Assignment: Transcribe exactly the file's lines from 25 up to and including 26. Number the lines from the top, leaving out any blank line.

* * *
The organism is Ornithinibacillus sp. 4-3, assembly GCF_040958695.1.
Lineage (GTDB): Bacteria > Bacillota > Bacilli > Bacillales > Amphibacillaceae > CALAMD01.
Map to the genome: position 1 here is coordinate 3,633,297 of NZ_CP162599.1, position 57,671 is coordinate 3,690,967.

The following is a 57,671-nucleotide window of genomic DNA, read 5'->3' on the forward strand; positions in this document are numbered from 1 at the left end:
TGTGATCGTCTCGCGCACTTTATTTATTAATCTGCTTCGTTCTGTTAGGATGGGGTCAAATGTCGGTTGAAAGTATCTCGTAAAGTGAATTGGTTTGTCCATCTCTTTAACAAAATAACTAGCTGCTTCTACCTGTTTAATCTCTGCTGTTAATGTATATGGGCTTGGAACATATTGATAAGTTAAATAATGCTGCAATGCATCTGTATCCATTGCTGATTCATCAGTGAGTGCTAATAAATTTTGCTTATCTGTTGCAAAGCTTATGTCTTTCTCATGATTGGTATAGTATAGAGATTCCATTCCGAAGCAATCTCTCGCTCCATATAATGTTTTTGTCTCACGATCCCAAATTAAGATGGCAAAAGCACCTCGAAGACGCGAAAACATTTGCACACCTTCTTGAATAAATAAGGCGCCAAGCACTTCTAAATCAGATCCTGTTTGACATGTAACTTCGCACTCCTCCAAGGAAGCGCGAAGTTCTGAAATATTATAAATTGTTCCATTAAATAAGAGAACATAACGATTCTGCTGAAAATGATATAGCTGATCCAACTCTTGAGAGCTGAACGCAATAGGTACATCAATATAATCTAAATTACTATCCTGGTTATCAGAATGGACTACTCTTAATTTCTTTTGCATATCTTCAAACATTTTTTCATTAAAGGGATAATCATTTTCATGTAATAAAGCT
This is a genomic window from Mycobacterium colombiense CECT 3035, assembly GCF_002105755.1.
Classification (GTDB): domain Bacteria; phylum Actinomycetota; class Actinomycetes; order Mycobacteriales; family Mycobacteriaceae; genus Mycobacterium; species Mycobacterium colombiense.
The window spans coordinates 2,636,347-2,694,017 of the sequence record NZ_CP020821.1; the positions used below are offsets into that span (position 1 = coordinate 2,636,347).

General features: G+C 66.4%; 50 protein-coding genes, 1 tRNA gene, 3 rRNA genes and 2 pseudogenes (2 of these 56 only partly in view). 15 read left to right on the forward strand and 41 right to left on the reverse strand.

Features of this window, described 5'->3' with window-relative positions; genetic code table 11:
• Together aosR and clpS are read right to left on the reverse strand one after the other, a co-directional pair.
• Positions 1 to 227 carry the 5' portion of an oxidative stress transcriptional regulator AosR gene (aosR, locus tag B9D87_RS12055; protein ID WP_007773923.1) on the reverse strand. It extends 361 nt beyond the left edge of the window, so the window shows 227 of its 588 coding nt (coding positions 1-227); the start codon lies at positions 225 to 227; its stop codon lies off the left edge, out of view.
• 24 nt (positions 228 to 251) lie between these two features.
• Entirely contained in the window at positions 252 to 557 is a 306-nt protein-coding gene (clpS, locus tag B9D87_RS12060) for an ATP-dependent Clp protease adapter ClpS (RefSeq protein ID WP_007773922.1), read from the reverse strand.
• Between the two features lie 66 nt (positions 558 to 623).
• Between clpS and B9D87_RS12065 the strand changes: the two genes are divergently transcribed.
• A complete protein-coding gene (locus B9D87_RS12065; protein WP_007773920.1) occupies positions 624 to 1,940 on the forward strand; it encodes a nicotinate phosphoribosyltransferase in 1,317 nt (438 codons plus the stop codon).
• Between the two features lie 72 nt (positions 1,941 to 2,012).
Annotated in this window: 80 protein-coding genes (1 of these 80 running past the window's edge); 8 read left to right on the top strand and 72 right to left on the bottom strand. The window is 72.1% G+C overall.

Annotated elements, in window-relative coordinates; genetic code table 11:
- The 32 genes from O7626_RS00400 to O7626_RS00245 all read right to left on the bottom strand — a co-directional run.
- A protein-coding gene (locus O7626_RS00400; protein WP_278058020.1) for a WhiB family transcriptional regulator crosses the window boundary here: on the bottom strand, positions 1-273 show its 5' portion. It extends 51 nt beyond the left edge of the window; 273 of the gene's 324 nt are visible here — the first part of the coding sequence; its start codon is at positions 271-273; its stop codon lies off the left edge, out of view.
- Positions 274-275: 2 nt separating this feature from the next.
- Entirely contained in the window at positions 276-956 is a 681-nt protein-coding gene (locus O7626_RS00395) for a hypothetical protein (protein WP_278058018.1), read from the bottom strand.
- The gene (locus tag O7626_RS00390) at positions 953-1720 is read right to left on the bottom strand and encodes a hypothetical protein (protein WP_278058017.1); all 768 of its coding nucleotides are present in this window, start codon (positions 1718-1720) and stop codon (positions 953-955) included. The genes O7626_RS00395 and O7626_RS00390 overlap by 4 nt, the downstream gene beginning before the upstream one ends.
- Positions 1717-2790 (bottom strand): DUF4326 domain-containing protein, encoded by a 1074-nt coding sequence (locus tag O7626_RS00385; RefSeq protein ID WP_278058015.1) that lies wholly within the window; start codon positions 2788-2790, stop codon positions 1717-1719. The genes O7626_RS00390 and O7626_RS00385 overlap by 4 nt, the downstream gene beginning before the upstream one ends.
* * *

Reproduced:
- The gene (locus tag O7626_RS00390) at positions 953-1720 is read right to left on the bottom strand and encodes a hypothetical protein (protein WP_278058017.1); all 768 of its coding nucleotides are present in this window, start codon (positions 1718-1720) and stop codon (positions 953-955) included. The genes O7626_RS00395 and O7626_RS00390 overlap by 4 nt, the downstream gene beginning before the upstream one ends.
- Positions 1717-2790 (bottom strand): DUF4326 domain-containing protein, encoded by a 1074-nt coding sequence (locus tag O7626_RS00385; RefSeq protein ID WP_278058015.1) that lies wholly within the window; start codon positions 2788-2790, stop codon positions 1717-1719. The genes O7626_RS00390 and O7626_RS00385 overlap by 4 nt, the downstream gene beginning before the upstream one ends.